Ministers have been warned they must be ready to apply restrictions “at pace” as the NHS puts itself on an emergency footing to deal with a possible surge in Covid-19 patients.
Chris Hopson, chief executive of NHS Providers said trust leaders recognise that the UK Government’s threshold for introducing extra measures in England “hasn’t been crossed yet” but that additional capacity is being created in case hospital pressures increase.
The number of coronavirus patients in UK hospitals has jumped by more than 40% in a week to the highest number since March 2, according to Government data up to December 29.
In England alone, the number of patients in hospital has climbed to its highest level since February, relating to when the country was under a strict lockdown.
Dr Chaand Nagpaul, chairman of the council at the British Medical Association, said there is concern over the “significant increase” of people in hospital with the virus.
Speaking to Sky News, he said: “While the proportion of people who end up in hospital as a result of Omicron is smaller, we are definitely seeing significant increases.”
In Scotland and Wales, nightclubs are closed to New Year’s Eve partygoers, and restrictions have been placed on hospitality.
But in England, ministers have opted to forgo measures beyond the UK Government’s Plan B which includes mandatory Covid passes for large events, increased mask-wearing in public places and work from home guidance.
Mr Hopson, chief executive of the group which represents health trusts in England, said even if extra restrictions are put in place to control the Omicron variant, it will take two weeks to reduce the hospital admission rate.
He told BBC Radio 4’s Today programme that additional restrictions “may be needed at pace if the evidence warrants it”.
“It is the Government who sets the rules on restrictions, not the NHS, and we know that the Government has set a high threshold on introducing new restrictions,” said Mr Hopson.
“So, on that basis, trust leaders can see why the Government is arguing that, in the absence of a surge of seriously ill older patients coming into hospital, that threshold hasn’t yet been crossed.
“But we still don’t know if a surge will come, and indeed we are exactly talking about the preparations we are making for that surge right now.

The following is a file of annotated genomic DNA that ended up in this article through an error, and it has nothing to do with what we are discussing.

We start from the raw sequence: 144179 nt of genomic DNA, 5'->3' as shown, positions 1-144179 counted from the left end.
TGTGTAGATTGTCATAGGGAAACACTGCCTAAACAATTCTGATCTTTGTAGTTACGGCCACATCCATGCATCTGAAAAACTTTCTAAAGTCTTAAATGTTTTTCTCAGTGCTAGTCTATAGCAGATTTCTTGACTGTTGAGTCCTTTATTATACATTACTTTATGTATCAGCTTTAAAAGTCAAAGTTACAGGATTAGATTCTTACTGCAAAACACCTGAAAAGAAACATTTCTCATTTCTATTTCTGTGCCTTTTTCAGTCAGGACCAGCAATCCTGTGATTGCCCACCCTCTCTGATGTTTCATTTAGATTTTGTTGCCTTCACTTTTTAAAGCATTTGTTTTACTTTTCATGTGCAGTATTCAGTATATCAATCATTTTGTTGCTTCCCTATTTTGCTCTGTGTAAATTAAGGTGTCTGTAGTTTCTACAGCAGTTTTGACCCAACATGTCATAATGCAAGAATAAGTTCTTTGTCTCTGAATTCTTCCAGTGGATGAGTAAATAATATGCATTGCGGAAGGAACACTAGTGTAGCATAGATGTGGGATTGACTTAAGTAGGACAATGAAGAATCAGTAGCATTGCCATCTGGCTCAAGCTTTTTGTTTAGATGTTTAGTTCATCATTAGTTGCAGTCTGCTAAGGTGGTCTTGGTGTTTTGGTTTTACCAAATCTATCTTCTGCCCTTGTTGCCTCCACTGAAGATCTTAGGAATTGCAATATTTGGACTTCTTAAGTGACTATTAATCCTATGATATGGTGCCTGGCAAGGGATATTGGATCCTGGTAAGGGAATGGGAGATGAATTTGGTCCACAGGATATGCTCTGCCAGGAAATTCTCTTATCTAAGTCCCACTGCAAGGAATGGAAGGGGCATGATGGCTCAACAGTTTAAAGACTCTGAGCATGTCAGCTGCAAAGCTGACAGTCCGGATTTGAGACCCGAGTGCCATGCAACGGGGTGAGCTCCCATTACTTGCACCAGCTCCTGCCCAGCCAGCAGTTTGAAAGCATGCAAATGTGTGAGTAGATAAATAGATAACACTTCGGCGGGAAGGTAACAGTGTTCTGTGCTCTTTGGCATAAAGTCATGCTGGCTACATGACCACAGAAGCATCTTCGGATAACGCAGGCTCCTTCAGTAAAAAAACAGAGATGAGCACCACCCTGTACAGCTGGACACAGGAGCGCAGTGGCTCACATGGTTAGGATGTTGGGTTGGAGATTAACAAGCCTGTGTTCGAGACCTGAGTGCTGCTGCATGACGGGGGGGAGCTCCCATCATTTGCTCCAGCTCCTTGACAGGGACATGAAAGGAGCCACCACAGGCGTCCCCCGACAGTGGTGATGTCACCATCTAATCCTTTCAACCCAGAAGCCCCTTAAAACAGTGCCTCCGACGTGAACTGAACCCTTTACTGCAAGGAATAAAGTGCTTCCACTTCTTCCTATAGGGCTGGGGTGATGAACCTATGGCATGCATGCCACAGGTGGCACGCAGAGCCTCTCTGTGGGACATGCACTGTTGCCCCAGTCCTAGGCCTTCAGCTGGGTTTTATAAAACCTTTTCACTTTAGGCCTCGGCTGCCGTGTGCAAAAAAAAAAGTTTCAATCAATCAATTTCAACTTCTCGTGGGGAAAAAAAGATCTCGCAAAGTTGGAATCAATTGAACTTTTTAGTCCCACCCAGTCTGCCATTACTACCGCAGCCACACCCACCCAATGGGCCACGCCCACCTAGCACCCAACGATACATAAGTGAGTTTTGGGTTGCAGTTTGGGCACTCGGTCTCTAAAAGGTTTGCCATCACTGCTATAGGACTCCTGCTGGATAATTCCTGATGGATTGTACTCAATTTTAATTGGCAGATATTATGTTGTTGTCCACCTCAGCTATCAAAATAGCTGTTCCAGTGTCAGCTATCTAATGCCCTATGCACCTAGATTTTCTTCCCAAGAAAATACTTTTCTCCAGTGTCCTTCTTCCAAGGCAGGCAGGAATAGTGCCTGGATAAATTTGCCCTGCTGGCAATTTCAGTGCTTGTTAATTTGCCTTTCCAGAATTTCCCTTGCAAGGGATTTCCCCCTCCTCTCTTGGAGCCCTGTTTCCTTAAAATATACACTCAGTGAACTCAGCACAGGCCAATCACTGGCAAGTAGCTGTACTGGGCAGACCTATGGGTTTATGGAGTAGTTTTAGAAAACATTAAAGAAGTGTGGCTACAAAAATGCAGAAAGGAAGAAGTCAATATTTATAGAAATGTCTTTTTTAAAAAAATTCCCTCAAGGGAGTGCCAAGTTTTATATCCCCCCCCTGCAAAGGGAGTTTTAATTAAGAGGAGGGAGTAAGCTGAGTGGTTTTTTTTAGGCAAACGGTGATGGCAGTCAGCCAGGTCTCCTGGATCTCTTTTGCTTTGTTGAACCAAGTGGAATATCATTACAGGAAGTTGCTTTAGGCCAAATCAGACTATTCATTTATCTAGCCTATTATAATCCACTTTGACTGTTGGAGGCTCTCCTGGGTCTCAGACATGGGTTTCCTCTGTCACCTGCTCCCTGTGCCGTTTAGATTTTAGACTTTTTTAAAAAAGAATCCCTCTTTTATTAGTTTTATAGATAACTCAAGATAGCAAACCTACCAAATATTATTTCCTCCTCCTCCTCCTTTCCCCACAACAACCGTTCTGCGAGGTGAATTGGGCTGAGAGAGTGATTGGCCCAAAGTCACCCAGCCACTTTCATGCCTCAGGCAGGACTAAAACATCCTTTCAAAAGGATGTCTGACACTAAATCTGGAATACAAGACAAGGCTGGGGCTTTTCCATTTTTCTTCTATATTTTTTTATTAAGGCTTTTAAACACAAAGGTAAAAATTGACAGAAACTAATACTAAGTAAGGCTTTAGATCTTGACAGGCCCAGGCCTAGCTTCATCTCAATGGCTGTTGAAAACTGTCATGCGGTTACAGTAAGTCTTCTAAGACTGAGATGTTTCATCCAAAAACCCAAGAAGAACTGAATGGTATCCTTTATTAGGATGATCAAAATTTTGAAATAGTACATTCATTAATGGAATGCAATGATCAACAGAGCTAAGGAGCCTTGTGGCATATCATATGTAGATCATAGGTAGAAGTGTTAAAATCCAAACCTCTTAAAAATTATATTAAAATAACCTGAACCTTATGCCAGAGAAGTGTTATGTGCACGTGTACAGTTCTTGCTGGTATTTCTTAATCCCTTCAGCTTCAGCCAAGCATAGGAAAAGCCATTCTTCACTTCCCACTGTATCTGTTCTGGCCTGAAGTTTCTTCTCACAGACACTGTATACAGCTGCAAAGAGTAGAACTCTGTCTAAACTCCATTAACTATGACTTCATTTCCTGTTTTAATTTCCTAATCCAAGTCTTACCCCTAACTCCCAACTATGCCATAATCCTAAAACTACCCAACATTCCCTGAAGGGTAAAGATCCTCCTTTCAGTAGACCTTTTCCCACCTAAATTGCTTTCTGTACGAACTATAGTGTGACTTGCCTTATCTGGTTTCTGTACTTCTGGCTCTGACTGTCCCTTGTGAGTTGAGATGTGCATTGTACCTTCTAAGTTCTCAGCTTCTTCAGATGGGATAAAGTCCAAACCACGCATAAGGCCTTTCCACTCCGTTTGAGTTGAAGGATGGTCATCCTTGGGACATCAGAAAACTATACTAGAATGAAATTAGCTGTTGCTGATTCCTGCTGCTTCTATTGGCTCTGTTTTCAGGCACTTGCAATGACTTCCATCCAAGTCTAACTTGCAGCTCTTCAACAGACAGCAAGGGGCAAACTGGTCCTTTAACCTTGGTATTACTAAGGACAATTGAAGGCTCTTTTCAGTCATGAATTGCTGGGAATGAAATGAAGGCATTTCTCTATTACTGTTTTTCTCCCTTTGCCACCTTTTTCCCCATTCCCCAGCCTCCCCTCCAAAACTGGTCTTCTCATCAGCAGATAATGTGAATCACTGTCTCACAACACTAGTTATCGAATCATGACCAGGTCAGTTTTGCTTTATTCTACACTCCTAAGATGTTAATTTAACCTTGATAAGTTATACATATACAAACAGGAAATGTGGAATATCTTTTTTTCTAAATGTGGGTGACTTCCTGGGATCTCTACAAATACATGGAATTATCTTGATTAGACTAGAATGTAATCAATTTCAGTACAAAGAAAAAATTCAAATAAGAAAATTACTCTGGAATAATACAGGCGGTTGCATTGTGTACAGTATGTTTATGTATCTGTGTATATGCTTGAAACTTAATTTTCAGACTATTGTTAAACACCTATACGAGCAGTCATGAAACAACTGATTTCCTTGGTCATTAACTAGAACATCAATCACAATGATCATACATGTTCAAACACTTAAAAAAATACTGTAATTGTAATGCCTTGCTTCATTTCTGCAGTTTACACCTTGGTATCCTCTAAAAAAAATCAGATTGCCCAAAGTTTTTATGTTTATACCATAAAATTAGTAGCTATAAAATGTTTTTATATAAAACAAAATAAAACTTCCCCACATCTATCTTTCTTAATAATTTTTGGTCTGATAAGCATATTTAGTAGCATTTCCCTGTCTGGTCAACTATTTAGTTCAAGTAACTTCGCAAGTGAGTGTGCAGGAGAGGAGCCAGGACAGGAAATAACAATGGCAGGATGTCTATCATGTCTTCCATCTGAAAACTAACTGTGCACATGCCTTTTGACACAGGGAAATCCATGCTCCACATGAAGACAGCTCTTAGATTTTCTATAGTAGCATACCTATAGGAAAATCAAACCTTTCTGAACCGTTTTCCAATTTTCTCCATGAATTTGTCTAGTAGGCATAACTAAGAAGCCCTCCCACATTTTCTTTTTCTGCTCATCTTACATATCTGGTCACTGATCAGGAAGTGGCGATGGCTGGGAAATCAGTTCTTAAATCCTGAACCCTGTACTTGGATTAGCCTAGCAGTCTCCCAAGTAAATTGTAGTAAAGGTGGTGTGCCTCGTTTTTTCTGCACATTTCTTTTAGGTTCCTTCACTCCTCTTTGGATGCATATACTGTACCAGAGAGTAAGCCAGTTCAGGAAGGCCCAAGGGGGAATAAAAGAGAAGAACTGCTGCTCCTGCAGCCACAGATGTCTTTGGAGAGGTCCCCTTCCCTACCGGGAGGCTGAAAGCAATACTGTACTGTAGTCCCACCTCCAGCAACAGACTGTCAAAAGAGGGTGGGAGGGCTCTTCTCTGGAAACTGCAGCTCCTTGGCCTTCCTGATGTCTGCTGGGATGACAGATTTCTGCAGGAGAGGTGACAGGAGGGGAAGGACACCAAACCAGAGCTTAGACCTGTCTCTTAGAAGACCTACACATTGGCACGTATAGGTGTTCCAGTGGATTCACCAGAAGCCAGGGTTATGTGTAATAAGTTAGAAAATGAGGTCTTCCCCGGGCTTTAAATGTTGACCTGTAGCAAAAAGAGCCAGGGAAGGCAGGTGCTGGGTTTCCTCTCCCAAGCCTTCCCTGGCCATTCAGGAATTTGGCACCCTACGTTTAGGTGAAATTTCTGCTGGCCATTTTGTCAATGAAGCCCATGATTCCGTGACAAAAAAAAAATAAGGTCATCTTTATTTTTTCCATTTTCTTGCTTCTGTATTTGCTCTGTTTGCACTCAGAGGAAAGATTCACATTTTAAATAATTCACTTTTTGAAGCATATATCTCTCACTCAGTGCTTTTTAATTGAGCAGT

The Government needs to be ready to introduce tighter restrictions at real speed should they be needed
Chris Hopson, NHS Providers
“So, in terms of restrictions, I think we are in exactly the same place we’ve been for the past fortnight, which is the Government needs to be ready to introduce tighter restrictions at real speed should they be needed.”
So-called “Nightingale” hubs are being established at some hospitals to deal with a “super-surge” in Covid patients in a move that Mr Hopson said would require the NHS to “go into an emergency mode” amid staff shortages, partly due to high coronavirus infections.
He said recently retired health workers and volunteers would be asked to staff the Covid hubs, which would be used for patients “who are effectively over the worst” and being readied for discharge.
It came as a leading scientist said it is likely that the NHS will be overwhelmed by the spread of Omicron.
Professor Peter Openshaw, who sits on the New and Emerging Respiratory Virus Threats Advisory Group (Nervtag), told BBC Breakfast: “I think we haven’t quite reached the threshold that was set by Government in terms of the NHS being overwhelmed, but it looks like that will be reached quite quickly.
“What I’m very concerned about is our NHS staff, my dear colleagues who have worked so, so hard all through the repeated waves of this infection. How are they going to cope?”
The BMA’s Dr Chagpaul said 25,000 patients were admitted to hospital with Covid-19 in a four-week period before Christmas, but added that he does not have the data on whether all of those were being treated for their symptoms or were admitted with other ailments before testing positive.
Separate data on hospital admissions suggests that 71% of Covid patients in hospitals in England on December 21 were primarily being treated for the virus.
The remaining 29% were there “with Covid”, suggesting they tested positive on arrival for another ailment or tested positive during their stay.
More up-to-date figures are expected from NHS England on Friday.